$X$ and $Y$ are geometric, independent random variables with parameters $x$ and $y$ respectively. Use their joint P.M.F. to compute an approximate summation for $P(X<Y)$.

I've setup the problem: $\sum_{i=1}^j \sum_{j=j}^\infty x(1-x)^{i-1} y(y-1)^{j-1}$

But I have no idea how to simplify further from here.

  • 1
    $\begingroup$ X and Y are geometric, independent random variables with parameters x and y respectively. .......... This is most unsavoury notation. If $X$ and $Y$ are random variables, such that $x$ and $y$ are realisations of those random variables, then you cannot use $x$ and $y$ to denote the parameters of the distribution. Try $p$ and $q$ for the parameters ... $\endgroup$ – wolfies May 9 '13 at 20:15
  • $\begingroup$ And the notation $\sum_{j=j}^{\ldots} \ldots$ is a bit inconvenient too... $\endgroup$ – TMM May 9 '13 at 20:32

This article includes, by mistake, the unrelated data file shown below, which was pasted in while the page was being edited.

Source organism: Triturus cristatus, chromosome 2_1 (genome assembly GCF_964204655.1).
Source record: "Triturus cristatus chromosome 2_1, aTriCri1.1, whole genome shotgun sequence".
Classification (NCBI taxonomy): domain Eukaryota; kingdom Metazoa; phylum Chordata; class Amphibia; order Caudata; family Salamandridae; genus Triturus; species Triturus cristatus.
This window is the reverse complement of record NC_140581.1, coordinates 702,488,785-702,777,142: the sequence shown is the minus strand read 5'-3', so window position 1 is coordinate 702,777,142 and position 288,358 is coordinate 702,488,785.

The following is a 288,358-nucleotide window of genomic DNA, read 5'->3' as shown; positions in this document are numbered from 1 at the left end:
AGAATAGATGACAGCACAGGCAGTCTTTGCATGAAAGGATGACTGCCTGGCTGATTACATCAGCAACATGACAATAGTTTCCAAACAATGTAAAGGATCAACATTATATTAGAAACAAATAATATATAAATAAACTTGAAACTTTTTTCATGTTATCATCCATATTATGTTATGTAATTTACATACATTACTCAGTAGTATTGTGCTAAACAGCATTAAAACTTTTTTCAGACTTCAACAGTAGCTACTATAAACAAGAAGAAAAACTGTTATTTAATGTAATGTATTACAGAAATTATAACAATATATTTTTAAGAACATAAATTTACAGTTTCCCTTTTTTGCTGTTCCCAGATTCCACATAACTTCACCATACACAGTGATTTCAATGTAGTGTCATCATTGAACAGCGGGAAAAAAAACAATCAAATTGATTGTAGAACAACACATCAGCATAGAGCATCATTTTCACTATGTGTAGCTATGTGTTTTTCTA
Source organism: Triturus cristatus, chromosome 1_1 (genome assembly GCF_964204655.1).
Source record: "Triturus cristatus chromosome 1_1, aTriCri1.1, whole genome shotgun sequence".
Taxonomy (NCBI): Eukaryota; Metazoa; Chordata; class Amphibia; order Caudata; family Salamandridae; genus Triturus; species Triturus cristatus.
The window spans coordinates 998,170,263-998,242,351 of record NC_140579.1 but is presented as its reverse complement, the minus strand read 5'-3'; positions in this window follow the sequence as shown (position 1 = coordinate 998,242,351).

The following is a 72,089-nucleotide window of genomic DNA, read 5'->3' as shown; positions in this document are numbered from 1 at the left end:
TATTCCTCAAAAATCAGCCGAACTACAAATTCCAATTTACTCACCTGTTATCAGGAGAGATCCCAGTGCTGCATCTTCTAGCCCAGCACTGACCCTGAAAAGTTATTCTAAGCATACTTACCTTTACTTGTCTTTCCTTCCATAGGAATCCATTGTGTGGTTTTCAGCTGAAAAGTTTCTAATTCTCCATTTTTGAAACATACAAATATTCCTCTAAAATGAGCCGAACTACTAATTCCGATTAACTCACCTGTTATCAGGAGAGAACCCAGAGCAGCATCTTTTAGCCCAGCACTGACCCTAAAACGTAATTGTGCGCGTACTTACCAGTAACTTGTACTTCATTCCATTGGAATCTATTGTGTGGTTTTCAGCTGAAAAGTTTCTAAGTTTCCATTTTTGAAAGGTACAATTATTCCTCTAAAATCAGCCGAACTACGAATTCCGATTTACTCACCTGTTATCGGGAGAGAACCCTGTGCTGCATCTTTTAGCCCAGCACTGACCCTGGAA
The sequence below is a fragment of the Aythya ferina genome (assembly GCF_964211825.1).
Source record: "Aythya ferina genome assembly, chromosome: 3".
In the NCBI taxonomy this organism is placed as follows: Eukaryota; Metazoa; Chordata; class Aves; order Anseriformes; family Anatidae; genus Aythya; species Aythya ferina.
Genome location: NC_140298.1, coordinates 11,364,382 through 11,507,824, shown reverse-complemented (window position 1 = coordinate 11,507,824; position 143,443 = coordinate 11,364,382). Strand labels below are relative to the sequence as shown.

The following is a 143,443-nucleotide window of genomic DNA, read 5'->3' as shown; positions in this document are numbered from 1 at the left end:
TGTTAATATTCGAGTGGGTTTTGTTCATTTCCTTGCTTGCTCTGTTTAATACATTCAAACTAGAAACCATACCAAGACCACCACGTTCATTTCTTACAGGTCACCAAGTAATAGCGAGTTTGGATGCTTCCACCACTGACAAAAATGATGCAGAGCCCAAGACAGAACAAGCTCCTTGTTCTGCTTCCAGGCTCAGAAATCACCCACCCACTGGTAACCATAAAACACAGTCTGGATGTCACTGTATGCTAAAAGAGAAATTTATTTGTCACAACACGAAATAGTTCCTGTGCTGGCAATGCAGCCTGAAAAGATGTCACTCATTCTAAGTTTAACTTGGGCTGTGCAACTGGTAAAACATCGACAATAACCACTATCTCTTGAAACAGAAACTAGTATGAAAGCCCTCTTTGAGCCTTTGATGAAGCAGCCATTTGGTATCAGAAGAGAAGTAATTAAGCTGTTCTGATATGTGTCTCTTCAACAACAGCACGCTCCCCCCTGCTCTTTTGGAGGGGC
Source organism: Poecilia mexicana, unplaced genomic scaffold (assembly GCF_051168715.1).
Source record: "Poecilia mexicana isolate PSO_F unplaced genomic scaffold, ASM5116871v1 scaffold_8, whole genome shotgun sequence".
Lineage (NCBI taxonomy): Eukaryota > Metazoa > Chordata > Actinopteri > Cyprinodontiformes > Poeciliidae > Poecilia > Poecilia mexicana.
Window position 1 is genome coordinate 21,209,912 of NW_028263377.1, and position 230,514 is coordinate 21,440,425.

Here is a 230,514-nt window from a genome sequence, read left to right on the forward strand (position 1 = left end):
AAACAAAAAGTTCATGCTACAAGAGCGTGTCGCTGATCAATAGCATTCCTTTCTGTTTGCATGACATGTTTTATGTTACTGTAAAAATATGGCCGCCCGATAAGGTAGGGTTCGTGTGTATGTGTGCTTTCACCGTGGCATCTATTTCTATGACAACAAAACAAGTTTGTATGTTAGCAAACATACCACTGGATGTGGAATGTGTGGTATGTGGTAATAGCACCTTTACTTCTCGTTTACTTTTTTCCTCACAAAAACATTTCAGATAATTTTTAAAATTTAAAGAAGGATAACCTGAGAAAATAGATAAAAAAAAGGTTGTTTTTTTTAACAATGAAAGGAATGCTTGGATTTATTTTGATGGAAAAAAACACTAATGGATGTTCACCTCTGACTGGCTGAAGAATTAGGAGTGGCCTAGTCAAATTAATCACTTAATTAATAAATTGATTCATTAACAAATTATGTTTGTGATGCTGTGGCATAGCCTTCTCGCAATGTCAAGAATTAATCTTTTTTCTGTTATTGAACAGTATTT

For a geometric random variable $Y$ with parameter $y$, $$\begin{align} P\{Y > n\} &= \sum_{i=n+1}^\infty P\{Y = i\} = \sum_{i=n+1}^\infty y(1-y)^{i-1}\\ &= y(1-y)^n[1 + (1-y) + (1-y)^2 + \cdots ]\\ &= y(1-y)^n \times \frac{1}{1-(1-y)}\\ &=(1-y)^n. \end{align}$$ Actually, the end result is more easily derived by arguing that the event $\{Y > n\}$ occurs if and only if the first $n$ trials ended in failure, and the probability of this is just $(1-y)^n$. Regardless of which way you computed $P\{Y > n\}$, you can compute $$P\{X = n, Y> n\} = P\{X = n\}P\{Y > n\} = x(1-x)^{n-1}(1-y)^n$$ and hence $$\begin{align} P\{X < Y\} &= \sum_{n=1}^\infty P\{X = n, Y > n\}\\ &= \sum_{n=1}^\infty x(1-x)^{n-1}(1-y)^n\\ &= x(1-y) [1 + (1-x)(1-y) + ((1-x)(1-y))^2 + \cdots\\ &= x(1-y)\times \frac{1}{1 - (1-x)(1-y)}\\ &= \frac{x(1-y)}{x+y-xy}. \end{align}$$ This answer too has a nice interpretation. Let us carry out the $n$-th trials simultaneously. Then, we can ignore all instances in which failures were recorded on both trials -- the next pair of trials must be conducted -- and concentrate on the very first time that success occurred on at least one of the paired trials, possibly on both trials. Conditioned on at least one success, an event of probability $x+y-xy$, (remember $P(A\cup B) = P(A)+P(B)-P(A)P(B)$ for independent events?), the probability that $X < Y$ is just the probability that $X$ occurred and $Y$ did not, which is $x(1-y)$. Thus we have $$P\{X < Y\} = \frac{x(1-y)}{x+y-xy}, ~~ P\{X > Y\} = \frac{(1-x)y}{x+y-xy}, ~~ P\{X = Y\} = \frac{xy}{x+y-xy}$$ without any need for summing series or indeed without even writing down the joint pmf etc.


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